It’s been more than 200 years since our country’s seen anything like it. Personally, I could have gone another few centuries without a repeat.

Invaders inside our nation’s capitol on Wednesday, protesting ... well, never mind. It doesn’t matter what they were protesting, does it? No grievance, real or imagined, could justify their actions.

Whatever their original intentions or message — peaceful protest, attention seeking, picking up a few extra followers on social media — went down the toilet once the mob pushed its way inside what has always been considered sacred government grounds.

The “insurrectionists,” “domestic terrorists” or whatever other terms fit the situation lost all credibility once they began ransacking official government property.

Sorry, but in my humble opinion, that’s how it works. Protestors deserve a voice and respect. Rioters and looters don’t.

It wasn’t seeing people behaving badly that felt like such a personal kick in the crotch. I’ve seen enough bad behavior to have developed at least a little immunity to such sights. I’ve gotten sick over any protest-turned-riot, simply because the rioters are usually nothing more than instigators. Most of them aren’t seeking a resolution for anything. They just want to break something or watch something burn.

What left me wanting to puke in this case was seeing just how far (or how low) some are willing to go to get their way. This was our nation’s freaking capitol, and those idiots were treating it like an abandoned double-wide. Zero respect.

Again, the last time anything close to this occurred was in 1814, when British troops marched into Washington and set fire to the building, the President’s Mansion and other facilities.

We were at war with the British at the time. They were our enemies. They didn’t want our nation to succeed independently. Their motivation for destruction at least made sense. It’s what enemies do.

So, what are we to make of Wednesday’s perpetrators? If, as they claimed, their main complaint was the results of our recent election, did they really think storming the walls was going to overturn any of it? Will the reported deaths (four, so far) be enough to cause our entire government to ditch our free-elections process?

Nope. Our form of democracy has survived a lot worse than this. Parties and people have lost elections at every level since this country was born, and all were able to get on with their lives without ripping up our version of constitutional democracy. It will take far more than an unhinged mob to wreck what we’ve been building for nearly 250 years.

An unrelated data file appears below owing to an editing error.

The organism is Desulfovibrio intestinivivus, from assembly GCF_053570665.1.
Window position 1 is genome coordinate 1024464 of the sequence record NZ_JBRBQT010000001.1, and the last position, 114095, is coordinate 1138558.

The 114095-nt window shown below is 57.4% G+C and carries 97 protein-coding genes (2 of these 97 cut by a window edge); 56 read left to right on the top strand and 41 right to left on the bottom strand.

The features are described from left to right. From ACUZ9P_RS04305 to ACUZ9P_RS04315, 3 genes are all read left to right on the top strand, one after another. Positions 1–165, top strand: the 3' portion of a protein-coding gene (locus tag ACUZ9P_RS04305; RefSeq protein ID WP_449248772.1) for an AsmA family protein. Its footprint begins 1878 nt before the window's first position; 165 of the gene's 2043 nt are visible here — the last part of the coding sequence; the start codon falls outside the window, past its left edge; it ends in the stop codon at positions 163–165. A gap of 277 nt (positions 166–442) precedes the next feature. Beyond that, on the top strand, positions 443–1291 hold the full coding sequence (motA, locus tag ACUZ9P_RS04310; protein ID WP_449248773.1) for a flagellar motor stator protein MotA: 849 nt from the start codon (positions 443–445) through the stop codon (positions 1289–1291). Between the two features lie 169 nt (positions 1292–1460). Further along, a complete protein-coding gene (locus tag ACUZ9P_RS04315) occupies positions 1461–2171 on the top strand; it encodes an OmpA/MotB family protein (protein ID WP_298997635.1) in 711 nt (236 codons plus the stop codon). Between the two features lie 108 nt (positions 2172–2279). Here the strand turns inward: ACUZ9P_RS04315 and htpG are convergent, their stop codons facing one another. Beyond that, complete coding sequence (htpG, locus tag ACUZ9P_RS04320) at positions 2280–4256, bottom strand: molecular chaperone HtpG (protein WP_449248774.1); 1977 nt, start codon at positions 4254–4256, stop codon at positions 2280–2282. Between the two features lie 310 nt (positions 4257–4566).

Knowing such doesn’t make me feel a whole lot better. I love this country with all its flaws. I refuse to acknowledge what transpired on Wednesday as anything but unacceptable. It was reckless and dangerous, and something I fear is but a precedent for more of the same behavior. Unhinged people don’t suddenly find hinges.

Were the attackers part of the “all enemies, foreign and domestic” mentioned in oaths of office or military service? We’re supposed to quell those enemies just as hard as we do any outside forces. They’re just as dangerous — if not more dangerous, simply because they come disguised as regular American citizens. Do we treat them as such?

Or do they get some kind of free pass just because of all the misinformation flying around regarding the recent election? I’ve already heard some efforts at defense: “It’s not their fault. They’ve been lied to, and they’re just angry.” Or, “They were simply responding to the inciting words from their leaders.”

Really? I’m not buying it. Other people heard the same words and didn’t act the same way. Those I saw breaking windows and desecrating those floors were grown people old enough to know better.

Free pass? Please. They got at least some measure of a free pass when they were able to get inside the facility in the first place. I’d love an explanation as to how this particular mob didn’t get to taste the same tear gas or feel the same rubber bullets other protestors experienced this past year — right there in the same city. How did one group who stayed outside get worse treatment than the ones who trampled the insides of our nation’s capitol?

One group featured people of color. The other didn’t. Want to guess which group got the better end of the stick/baton?

I have so many questions. I seriously doubt I’ll receive answers to all of them. I don’t think any answers offered me will make me feel any better.

All I know is I hope we never, ever see anything like Wednesday’s mess again. Let it have its date of infamy, separate from our normal days. Let it be but a small stain and nothing bigger.

I’ll hang onto my high expectations for all things better. My eternal optimism has gotten me through some rough times.

I’ll also look for more of what I heard last night from people like Pennsylvania Rep. Conor Lamb. His words should go on an inscription somewhere as a reminder to the next group of would-be insurgents:

“We want this government to work more than they want it to fail.”

Gary Stallard is a regular contributor to the Opinion page of The Lufkin Daily News. His email address is